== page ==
First there is the crew of a small trading vessel who are about to have a very bad day. The captain, Callan, is barely making enough res (the currency of this universe) to get by, but their cargo is especially important to Cass, their engineer, who has debts to pay to all the wrong people. Their pilot, Ash, who looks way too big to be a pilot, tends to be pragmatic to the point of callousness. And Elspeth is an old, grumpy lady who is useful in negotiations and even more useful in a fight.

They are space truckers, if you will, whose main goal in life is to make enough res to keep flying and pay the bills.

But, as I said, they’re about to have a very bad day.

The next group we focus on centres on a young up-and-coming Navigator named Theo.

Navigators are an essential part of this universe because of how FTL travel works. While in-system space flight is depicted as realistically as possible (fans of The Expanse will approve) FTL is always in the realm of space magic (at worse) or vague theory (at best). In the Hegira universe, they use Mesh-gates situated far beyond any gravitation influences, which means it takes days or even weeks to get to and from these gates via normal Newtonian physics.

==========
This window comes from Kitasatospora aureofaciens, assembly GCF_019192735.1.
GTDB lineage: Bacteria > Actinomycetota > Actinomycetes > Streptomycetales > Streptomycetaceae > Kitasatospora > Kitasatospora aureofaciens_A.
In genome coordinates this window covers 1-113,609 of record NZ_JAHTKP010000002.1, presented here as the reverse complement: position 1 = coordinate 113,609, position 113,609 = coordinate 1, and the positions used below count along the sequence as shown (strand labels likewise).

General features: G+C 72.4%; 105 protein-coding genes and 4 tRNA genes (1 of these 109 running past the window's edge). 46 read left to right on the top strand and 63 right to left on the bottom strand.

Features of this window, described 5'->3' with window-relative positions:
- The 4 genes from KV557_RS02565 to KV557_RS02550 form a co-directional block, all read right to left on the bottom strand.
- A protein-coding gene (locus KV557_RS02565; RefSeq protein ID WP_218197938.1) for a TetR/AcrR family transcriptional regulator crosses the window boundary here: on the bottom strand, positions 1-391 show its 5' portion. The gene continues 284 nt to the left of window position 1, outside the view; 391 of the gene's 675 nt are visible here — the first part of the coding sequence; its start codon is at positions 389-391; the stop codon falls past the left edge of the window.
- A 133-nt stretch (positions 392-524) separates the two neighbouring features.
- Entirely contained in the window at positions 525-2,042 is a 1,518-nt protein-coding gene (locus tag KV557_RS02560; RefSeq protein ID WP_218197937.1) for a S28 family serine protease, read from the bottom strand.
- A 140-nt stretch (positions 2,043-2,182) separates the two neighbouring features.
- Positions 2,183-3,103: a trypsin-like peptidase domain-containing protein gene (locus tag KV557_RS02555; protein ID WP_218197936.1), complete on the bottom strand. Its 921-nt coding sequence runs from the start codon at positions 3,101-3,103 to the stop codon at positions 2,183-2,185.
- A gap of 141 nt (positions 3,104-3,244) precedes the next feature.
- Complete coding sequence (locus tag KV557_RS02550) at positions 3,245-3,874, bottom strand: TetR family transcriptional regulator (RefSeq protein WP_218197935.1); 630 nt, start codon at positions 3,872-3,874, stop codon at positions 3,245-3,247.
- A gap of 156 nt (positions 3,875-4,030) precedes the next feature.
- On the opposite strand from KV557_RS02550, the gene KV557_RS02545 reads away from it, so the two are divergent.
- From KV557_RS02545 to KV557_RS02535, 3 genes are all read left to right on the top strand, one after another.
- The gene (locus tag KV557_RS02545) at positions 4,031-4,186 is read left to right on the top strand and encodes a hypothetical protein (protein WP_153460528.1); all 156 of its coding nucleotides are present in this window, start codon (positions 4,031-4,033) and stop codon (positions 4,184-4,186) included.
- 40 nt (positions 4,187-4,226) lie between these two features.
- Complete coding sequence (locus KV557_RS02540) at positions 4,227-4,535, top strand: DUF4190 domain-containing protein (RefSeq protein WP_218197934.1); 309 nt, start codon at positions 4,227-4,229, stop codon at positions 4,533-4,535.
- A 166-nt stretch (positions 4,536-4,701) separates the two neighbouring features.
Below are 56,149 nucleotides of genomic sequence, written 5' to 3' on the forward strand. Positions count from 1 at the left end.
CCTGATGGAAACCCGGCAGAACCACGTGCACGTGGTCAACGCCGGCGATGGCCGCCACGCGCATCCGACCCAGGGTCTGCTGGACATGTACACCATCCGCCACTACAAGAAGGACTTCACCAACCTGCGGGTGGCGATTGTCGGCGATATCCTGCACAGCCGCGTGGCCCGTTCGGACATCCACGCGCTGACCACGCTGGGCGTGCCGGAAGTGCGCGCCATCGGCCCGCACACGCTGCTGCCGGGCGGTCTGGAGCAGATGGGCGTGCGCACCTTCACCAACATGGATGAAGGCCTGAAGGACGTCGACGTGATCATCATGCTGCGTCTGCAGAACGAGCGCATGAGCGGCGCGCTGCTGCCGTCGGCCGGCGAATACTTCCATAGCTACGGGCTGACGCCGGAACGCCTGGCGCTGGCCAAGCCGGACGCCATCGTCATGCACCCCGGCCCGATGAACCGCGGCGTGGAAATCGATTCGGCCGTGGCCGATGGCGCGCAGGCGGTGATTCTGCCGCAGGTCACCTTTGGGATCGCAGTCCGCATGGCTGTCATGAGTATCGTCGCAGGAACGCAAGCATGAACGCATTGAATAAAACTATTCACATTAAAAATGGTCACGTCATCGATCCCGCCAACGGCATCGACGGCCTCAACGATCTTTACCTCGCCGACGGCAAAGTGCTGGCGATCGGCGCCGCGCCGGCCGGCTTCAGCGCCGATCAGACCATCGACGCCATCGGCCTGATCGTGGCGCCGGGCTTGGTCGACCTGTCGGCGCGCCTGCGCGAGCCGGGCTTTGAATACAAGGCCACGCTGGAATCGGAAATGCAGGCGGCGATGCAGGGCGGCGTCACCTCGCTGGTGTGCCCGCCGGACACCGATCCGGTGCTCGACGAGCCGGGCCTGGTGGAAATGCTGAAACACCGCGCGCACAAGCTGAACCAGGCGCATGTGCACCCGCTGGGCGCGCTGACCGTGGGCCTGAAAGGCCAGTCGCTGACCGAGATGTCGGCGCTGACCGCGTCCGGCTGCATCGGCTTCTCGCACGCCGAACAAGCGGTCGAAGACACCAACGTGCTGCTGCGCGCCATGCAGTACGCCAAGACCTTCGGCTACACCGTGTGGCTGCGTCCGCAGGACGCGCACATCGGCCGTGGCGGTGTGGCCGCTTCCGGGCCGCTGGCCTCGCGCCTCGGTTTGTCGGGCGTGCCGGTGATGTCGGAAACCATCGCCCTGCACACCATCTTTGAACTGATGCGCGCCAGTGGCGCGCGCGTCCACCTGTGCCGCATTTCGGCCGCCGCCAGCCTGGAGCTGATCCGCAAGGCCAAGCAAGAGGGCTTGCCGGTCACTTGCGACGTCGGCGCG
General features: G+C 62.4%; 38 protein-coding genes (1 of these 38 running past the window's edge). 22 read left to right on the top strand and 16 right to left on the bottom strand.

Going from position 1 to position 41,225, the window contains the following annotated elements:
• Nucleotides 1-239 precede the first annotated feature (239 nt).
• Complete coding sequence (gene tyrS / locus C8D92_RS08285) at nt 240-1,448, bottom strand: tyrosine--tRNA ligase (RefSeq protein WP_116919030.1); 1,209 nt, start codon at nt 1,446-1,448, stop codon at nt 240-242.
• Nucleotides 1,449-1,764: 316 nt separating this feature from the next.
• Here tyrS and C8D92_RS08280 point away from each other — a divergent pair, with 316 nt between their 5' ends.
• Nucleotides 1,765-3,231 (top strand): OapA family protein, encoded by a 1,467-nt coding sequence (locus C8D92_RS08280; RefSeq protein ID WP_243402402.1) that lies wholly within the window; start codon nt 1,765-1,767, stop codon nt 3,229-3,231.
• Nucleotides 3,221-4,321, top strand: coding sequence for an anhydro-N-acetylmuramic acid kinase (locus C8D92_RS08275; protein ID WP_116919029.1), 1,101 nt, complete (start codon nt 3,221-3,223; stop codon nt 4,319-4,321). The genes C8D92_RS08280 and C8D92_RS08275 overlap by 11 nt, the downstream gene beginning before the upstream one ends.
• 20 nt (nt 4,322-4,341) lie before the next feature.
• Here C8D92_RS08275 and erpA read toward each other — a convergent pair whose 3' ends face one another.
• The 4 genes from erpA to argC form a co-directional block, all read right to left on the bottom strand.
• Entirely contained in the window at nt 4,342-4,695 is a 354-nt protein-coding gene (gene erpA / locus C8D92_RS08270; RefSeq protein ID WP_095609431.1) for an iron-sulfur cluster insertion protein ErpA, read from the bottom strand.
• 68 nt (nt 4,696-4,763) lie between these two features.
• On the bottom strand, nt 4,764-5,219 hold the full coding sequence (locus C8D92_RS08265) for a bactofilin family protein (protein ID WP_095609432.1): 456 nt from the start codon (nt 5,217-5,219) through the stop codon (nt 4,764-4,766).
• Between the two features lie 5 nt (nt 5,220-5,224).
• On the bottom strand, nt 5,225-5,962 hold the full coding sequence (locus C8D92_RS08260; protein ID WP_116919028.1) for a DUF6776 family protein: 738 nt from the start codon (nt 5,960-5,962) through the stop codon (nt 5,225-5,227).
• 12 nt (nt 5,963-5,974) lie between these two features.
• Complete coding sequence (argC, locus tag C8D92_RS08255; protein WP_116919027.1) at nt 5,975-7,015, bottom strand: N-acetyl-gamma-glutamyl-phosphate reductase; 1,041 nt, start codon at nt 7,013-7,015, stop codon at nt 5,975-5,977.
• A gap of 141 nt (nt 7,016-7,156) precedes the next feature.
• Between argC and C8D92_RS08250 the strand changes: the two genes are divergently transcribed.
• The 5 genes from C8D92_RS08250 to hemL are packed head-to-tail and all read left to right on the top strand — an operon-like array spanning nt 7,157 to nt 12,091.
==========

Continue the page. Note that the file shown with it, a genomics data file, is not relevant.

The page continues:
Travel through the mesh is virtually instant, but can’t be handled reliably by a computer. A human mind is required to deal with the strange random factors computers can’t cope with. That makes human Navigators essential, which means they’re very well paid, which means, well, they tend to be a snooty bunch. And Theo is no exception.

Theo is from the Far Alliance which, despite being the smallest of the three powers, does have a technological edge over the other two. The Hegemony they seceded from abhors things like genetic or cybernetic enhancements, while the Coalition lags behind on that front due to their focus on profit.

Theo ends up being diverted from his final Navigator assessment to shuttle a rather bombastic and forceful history professor named Vilias and his quiet and not-quite-right assistant Zia on what is supposed to be a simple trip to the Teegarden system, a system that only recently got a Mesh-gate operational.

Of course, the moment I said “simple trip” you knew it was going to be anything but.